DETROIT -- The rivalry has fizzled since it peaked in the late 1990s, but it seemed oddly fitting to watch the Colorado Avalanche spoil the Detroit Red Wings' party on the night Nicklas Lidstrom's No. 5 was lifted to the rafters at Joe Louis Arena.
The Avalanche beat the Red Wings 3-2 in overtime Thursday following a 70-minute pregame ceremony honoring the seven-time Norris Trophy winner.
"I'm really proud of this team," said Avalanche first-year coach Patrick Roy, who experienced the bitterness of the teams’ rivalry for eight seasons as Colorado's goalie. "We didn't have a good first period. We missed a few plays, but I'm going to give [the Red Wings] credit, because they played hard. After two periods we had only one scoring chance, and in order to keep us at only one scoring chance, the other team has to play hard and well, and that's what they did."
There was no question in Roy's mind what motivated the opposition on this night.
"I think they wanted to win this game for Lidstrom and I thought they did a lot of good things out there," he said. "We found a way to win this hockey game and we [stuck] to it and gave ourselves a chance to win it."
The Avalanche did just enough good things as it turned out, including a perfect passout by rookie Nathan MacKinnon that set up Benoit for the game-winner. After getting the puck from Erik Johnson behind the net, MacKinnon threaded a tape-to-tape pass between a defender and Howard's left pad to Benoit for the open shot.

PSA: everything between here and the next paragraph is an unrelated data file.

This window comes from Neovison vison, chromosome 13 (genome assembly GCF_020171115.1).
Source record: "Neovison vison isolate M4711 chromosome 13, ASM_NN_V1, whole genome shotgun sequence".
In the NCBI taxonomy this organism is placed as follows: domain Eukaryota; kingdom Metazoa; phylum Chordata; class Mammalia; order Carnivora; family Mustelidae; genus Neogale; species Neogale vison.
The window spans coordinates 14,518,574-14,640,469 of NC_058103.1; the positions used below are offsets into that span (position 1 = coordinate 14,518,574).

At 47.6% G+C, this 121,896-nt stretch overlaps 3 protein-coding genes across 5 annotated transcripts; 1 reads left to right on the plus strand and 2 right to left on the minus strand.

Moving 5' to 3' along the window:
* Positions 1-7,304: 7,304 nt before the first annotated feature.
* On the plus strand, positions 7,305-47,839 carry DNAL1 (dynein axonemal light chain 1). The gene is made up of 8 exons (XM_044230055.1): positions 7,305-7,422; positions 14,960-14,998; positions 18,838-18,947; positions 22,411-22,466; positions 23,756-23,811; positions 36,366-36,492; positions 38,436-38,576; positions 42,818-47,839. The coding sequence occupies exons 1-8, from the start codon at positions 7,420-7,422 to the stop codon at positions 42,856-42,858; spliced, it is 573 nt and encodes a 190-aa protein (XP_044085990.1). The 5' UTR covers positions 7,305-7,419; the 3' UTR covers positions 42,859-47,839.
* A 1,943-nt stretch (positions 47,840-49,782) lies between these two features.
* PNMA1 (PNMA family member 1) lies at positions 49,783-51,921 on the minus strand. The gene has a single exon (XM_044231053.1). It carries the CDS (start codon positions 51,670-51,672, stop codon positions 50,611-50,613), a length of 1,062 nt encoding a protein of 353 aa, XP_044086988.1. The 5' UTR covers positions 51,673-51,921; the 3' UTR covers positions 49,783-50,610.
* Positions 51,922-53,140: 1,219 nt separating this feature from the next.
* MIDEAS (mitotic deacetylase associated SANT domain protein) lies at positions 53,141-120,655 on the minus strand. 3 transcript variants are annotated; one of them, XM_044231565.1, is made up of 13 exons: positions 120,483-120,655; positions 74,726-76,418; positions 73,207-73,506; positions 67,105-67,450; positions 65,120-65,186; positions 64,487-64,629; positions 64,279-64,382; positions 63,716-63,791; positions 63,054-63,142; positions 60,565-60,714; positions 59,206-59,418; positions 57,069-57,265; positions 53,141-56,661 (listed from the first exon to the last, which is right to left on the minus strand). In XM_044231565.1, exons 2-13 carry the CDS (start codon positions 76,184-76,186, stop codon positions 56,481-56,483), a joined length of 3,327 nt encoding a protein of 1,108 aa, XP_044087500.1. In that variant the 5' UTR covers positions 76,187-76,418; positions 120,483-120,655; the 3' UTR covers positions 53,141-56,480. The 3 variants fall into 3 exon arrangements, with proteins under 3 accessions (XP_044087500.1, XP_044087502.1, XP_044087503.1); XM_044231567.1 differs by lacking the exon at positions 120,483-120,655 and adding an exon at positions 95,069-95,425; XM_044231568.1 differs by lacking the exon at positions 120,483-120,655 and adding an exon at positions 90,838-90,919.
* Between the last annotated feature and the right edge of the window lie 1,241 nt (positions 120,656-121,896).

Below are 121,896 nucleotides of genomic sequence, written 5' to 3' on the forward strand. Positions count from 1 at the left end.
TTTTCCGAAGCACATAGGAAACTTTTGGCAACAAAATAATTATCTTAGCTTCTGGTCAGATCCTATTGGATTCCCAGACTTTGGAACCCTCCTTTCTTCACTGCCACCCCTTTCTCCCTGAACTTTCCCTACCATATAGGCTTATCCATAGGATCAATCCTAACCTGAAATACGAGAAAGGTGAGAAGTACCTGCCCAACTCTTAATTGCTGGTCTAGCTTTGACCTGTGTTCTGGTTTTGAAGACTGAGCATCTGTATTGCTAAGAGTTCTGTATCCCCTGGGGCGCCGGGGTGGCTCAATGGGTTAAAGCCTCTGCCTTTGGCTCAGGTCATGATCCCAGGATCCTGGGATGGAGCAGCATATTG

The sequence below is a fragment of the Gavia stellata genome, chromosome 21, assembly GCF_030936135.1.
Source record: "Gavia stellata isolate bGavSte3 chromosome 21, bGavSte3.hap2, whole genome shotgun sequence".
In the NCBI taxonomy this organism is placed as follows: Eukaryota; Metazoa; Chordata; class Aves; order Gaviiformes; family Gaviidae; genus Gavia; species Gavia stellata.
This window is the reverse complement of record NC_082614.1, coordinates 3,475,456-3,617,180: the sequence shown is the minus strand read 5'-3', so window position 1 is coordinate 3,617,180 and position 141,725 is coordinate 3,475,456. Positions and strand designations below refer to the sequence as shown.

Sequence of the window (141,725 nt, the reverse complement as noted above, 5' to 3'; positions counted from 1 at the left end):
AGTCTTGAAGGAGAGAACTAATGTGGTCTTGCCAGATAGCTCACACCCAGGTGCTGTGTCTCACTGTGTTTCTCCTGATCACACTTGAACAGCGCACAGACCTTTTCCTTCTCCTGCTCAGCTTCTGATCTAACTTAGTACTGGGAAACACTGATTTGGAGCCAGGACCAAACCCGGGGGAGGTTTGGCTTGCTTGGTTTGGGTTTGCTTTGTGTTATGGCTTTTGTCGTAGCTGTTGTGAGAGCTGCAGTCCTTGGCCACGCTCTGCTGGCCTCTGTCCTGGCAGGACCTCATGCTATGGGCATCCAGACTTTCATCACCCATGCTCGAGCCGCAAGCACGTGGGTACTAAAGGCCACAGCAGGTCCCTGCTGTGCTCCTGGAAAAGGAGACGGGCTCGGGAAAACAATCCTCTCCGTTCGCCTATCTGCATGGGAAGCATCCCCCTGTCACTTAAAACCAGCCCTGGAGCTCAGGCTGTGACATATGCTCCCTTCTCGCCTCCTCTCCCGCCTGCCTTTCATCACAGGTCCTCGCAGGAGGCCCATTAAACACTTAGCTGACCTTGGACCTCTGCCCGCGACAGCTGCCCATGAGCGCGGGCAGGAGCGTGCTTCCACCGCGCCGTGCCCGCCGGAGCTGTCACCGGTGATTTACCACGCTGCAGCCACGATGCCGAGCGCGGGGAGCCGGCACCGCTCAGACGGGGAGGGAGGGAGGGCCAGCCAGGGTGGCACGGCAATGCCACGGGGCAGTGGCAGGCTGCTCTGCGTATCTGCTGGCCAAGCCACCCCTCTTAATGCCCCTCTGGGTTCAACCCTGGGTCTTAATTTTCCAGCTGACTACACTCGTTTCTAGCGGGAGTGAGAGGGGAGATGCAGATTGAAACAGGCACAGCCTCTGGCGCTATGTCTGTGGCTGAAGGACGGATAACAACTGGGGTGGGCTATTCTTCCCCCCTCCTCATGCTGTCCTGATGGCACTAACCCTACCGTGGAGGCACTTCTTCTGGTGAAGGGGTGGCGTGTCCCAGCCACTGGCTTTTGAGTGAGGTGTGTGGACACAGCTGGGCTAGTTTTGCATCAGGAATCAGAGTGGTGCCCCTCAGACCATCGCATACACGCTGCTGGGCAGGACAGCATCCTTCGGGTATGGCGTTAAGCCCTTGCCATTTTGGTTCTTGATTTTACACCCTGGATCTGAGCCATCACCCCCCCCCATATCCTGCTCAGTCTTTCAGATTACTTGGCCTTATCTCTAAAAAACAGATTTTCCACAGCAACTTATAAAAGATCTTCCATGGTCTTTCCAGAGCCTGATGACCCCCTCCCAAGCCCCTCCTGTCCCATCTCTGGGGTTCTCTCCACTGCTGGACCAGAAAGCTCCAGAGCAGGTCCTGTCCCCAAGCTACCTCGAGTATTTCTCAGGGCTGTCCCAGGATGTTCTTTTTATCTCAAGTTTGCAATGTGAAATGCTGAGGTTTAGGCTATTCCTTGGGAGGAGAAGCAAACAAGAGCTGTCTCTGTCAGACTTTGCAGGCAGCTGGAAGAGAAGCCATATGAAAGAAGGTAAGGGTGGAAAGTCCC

It was MacKinnon's 13th straight game with at least one point, breaking Wayne Gretzky's NHL record for consecutive games with a point by an 18-year-old.
“[Johnson] kind of threw it at the net," he said. "Nobody really took me, and Benoit took the back door. [The record's] pretty cool. I want to be as consistent as possible. [Gretzky] probably doubled my point total in those games."
Niklas Kronwall and Tomas Jurco scored for Detroit (28-21-12), which picked up an important point despite the disappointing defeat. Detroit is locked in a logjam of Eastern Conference teams vying for two wild-card spots in the Stanley Cup Playoffs; the single point kept the Red Wings in the second spot with 69 points.
"I thought we did a lot of great things tonight," said Howard, who made 22 saves. "It's important to remember that we still got a point. [It] keeps us in the race here. It doesn't matter, every single night we gotta find a way to get points."
The game was the Red Wings debut for veteran center David Legwand, who's from the Detroit area and was brought back to his hometown Wednesday in a trade with the Nashville Predators. Legwand had no points, was minus-2 and won 37 percent of the 19 draws he took.
Much of the game held a Lidstrom backdrop, as No. 5 was painted in red behind each net and occupied each of the rink's four corners -- not to mention the newest banner hanging high above the ice.
Fittingly, on Lidstrom's big night, the game's first goal was generated by three fellow Swedes, including two members of the defense corps Lidstrom anchored for 20 seasons. Defenseman Jonathan Ericsson and center Joakim Andersson assisted on Kronwall's seventh goal at 12:33 of the first period to put Detroit ahead 1-0.